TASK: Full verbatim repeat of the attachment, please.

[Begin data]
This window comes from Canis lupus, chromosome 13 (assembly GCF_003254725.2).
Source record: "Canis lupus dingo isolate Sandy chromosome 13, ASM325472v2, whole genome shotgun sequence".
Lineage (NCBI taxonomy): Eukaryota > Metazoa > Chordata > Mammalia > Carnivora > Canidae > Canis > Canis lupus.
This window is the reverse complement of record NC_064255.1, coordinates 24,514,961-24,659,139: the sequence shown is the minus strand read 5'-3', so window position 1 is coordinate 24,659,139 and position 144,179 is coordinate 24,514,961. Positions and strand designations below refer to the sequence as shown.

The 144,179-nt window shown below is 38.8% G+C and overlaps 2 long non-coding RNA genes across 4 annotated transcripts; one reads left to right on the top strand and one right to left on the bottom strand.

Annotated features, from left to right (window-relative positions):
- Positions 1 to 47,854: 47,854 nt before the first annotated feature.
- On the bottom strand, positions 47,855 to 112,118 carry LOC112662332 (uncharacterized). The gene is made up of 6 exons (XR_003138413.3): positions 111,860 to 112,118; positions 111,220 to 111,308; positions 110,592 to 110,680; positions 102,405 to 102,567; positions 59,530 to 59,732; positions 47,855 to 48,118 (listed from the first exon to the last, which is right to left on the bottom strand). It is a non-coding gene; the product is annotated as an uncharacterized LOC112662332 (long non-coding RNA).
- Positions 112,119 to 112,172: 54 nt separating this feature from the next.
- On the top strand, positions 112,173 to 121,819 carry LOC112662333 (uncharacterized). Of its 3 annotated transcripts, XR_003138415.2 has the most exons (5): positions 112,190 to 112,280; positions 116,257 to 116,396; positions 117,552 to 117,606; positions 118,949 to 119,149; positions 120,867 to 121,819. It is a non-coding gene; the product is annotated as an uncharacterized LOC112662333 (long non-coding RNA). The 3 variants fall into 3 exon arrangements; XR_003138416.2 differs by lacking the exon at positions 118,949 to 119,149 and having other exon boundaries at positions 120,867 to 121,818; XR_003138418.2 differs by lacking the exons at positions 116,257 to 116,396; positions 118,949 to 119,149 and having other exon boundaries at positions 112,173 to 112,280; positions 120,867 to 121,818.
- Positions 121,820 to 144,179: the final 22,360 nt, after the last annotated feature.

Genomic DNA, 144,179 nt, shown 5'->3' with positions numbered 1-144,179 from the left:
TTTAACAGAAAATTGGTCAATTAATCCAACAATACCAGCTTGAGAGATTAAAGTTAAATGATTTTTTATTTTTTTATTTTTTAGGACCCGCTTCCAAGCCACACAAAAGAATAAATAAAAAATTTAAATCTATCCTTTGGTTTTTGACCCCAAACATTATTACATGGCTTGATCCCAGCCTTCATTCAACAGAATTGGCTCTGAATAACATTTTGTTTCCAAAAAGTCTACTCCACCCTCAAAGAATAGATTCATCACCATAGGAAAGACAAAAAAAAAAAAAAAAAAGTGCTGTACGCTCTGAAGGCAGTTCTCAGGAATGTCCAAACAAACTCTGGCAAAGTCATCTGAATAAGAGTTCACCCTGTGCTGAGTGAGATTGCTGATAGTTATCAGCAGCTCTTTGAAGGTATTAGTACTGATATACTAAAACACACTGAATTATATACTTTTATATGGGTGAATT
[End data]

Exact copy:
This window comes from Canis lupus, chromosome 13 (assembly GCF_003254725.2).
Source record: "Canis lupus dingo isolate Sandy chromosome 13, ASM325472v2, whole genome shotgun sequence".
Lineage (NCBI taxonomy): Eukaryota > Metazoa > Chordata > Mammalia > Carnivora > Canidae > Canis > Canis lupus.
This window is the reverse complement of record NC_064255.1, coordinates 24,514,961-24,659,139: the sequence shown is the minus strand read 5'-3', so window position 1 is coordinate 24,659,139 and position 144,179 is coordinate 24,514,961. Positions and strand designations below refer to the sequence as shown.

The 144,179-nt window shown below is 38.8% G+C and overlaps 2 long non-coding RNA genes across 4 annotated transcripts; one reads left to right on the top strand and one right to left on the bottom strand.

Annotated features, from left to right (window-relative positions):
- Positions 1 to 47,854: 47,854 nt before the first annotated feature.
- On the bottom strand, positions 47,855 to 112,118 carry LOC112662332 (uncharacterized). The gene is made up of 6 exons (XR_003138413.3): positions 111,860 to 112,118; positions 111,220 to 111,308; positions 110,592 to 110,680; positions 102,405 to 102,567; positions 59,530 to 59,732; positions 47,855 to 48,118 (listed from the first exon to the last, which is right to left on the bottom strand). It is a non-coding gene; the product is annotated as an uncharacterized LOC112662332 (long non-coding RNA).
- Positions 112,119 to 112,172: 54 nt separating this feature from the next.
- On the top strand, positions 112,173 to 121,819 carry LOC112662333 (uncharacterized). Of its 3 annotated transcripts, XR_003138415.2 has the most exons (5): positions 112,190 to 112,280; positions 116,257 to 116,396; positions 117,552 to 117,606; positions 118,949 to 119,149; positions 120,867 to 121,819. It is a non-coding gene; the product is annotated as an uncharacterized LOC112662333 (long non-coding RNA). The 3 variants fall into 3 exon arrangements; XR_003138416.2 differs by lacking the exon at positions 118,949 to 119,149 and having other exon boundaries at positions 120,867 to 121,818; XR_003138418.2 differs by lacking the exons at positions 116,257 to 116,396; positions 118,949 to 119,149 and having other exon boundaries at positions 112,173 to 112,280; positions 120,867 to 121,818.
- Positions 121,820 to 144,179: the final 22,360 nt, after the last annotated feature.

Genomic DNA, 144,179 nt, shown 5'->3' with positions numbered 1-144,179 from the left:
TTTAACAGAAAATTGGTCAATTAATCCAACAATACCAGCTTGAGAGATTAAAGTTAAATGATTTTTTATTTTTTTATTTTTTAGGACCCGCTTCCAAGCCACACAAAAGAATAAATAAAAAATTTAAATCTATCCTTTGGTTTTTGACCCCAAACATTATTACATGGCTTGATCCCAGCCTTCATTCAACAGAATTGGCTCTGAATAACATTTTGTTTCCAAAAAGTCTACTCCACCCTCAAAGAATAGATTCATCACCATAGGAAAGACAAAAAAAAAAAAAAAAAAGTGCTGTACGCTCTGAAGGCAGTTCTCAGGAATGTCCAAACAAACTCTGGCAAAGTCATCTGAATAAGAGTTCACCCTGTGCTGAGTGAGATTGCTGATAGTTATCAGCAGCTCTTTGAAGGTATTAGTACTGATATACTAAAACACACTGAATTATATACTTTTATATGGGTGAATT